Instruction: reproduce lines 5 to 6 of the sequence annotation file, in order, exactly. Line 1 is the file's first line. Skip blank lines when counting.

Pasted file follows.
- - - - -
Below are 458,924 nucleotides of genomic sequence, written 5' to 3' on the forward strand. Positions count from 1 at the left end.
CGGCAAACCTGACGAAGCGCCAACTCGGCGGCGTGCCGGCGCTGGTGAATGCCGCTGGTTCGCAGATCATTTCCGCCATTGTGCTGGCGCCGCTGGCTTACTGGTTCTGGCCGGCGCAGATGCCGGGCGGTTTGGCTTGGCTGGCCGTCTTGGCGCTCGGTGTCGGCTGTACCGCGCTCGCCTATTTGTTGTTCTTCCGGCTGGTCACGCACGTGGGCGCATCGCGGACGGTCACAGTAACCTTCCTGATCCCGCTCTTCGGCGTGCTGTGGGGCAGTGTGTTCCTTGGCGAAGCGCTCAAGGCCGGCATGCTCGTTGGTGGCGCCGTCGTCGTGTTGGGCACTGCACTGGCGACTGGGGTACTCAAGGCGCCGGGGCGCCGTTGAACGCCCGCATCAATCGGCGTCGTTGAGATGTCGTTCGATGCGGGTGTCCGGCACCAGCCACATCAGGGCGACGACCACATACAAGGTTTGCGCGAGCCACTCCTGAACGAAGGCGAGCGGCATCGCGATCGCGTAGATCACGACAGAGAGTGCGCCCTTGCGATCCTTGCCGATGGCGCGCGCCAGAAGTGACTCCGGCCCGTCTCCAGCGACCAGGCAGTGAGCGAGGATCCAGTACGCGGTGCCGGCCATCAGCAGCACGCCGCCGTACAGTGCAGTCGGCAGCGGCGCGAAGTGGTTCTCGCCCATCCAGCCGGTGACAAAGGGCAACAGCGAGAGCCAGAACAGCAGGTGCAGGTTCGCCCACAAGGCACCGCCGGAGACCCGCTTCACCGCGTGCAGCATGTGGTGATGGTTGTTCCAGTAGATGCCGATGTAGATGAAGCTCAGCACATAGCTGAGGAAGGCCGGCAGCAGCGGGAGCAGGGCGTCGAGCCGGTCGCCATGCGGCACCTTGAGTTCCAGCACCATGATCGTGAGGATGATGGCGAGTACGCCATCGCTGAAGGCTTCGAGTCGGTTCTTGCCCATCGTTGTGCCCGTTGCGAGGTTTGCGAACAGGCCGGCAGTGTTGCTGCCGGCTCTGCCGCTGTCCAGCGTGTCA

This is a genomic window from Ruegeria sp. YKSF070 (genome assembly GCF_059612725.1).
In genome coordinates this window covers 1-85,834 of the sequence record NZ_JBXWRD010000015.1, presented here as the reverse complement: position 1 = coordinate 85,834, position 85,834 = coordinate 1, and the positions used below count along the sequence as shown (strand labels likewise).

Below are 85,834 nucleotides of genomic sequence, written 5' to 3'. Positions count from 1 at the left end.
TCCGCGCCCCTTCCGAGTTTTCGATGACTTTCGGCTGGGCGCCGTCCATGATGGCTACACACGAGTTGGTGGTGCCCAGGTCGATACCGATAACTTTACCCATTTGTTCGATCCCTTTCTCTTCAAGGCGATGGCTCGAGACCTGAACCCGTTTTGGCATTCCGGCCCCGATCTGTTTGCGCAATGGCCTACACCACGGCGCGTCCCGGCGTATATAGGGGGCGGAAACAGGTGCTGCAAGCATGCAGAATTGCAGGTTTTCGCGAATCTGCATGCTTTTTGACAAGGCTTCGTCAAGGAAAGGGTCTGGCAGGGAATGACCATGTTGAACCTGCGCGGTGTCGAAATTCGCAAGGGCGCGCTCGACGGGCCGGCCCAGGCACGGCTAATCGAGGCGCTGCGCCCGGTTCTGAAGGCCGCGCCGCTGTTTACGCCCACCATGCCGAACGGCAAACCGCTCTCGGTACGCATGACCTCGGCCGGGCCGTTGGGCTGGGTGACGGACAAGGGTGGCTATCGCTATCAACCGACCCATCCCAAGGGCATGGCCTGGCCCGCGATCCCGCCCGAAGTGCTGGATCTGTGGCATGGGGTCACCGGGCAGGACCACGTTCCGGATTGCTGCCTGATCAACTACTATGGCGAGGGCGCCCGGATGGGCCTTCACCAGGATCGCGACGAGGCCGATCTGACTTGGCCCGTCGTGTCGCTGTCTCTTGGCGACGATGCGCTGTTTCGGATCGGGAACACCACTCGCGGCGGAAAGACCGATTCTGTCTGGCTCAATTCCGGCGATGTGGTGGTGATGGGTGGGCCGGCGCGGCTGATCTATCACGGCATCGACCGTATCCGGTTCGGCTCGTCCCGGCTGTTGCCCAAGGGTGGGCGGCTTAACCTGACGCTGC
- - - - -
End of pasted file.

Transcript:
Below are 85,834 nucleotides of genomic sequence, written 5' to 3'. Positions count from 1 at the left end.
TCCGCGCCCCTTCCGAGTTTTCGATGACTTTCGGCTGGGCGCCGTCCATGATGGCTACACACGAGTTGGTGGTGCCCAGGTCGATACCGATAACTTTACCCATTTGTTCGATCCCTTTCTCTTCAAGGCGATGGCTCGAGACCTGAACCCGTTTTGGCATTCCGGCCCCGATCTGTTTGCGCAATGGCCTACACCACGGCGCGTCCCGGCGTATATAGGGGGCGGAAACAGGTGCTGCAAGCATGCAGAATTGCAGGTTTTCGCGAATCTGCATGCTTTTTGACAAGGCTTCGTCAAGGAAAGGGTCTGGCAGGGAATGACCATGTTGAACCTGCGCGGTGTCGAAATTCGCAAGGGCGCGCTCGACGGGCCGGCCCAGGCACGGCTAATCGAGGCGCTGCGCCCGGTTCTGAAGGCCGCGCCGCTGTTTACGCCCACCATGCCGAACGGCAAACCGCTCTCGGTACGCATGACCTCGGCCGGGCCGTTGGGCTGGGTGACGGACAAGGGTGGCTATCGCTATCAACCGACCCATCCCAAGGGCATGGCCTGGCCCGCGATCCCGCCCGAAGTGCTGGATCTGTGGCATGGGGTCACCGGGCAGGACCACGTTCCGGATTGCTGCCTGATCAACTACTATGGCGAGGGCGCCCGGATGGGCCTTCACCAGGATCGCGACGAGGCCGATCTGACTTGGCCCGTCGTGTCGCTGTCTCTTGGCGACGATGCGCTGTTTCGGATCGGGAACACCACTCGCGGCGGAAAGACCGATTCTGTCTGGCTCAATTCCGGCGATGTGGTGGTGATGGGTGGGCCGGCGCGGCTGATCTATCACGGCATCGACCGTATCCGGTTCGGCTCGTCCCGGCTGTTGCCCAAGGGTGGGCGGCTTAACCTGACGCTGC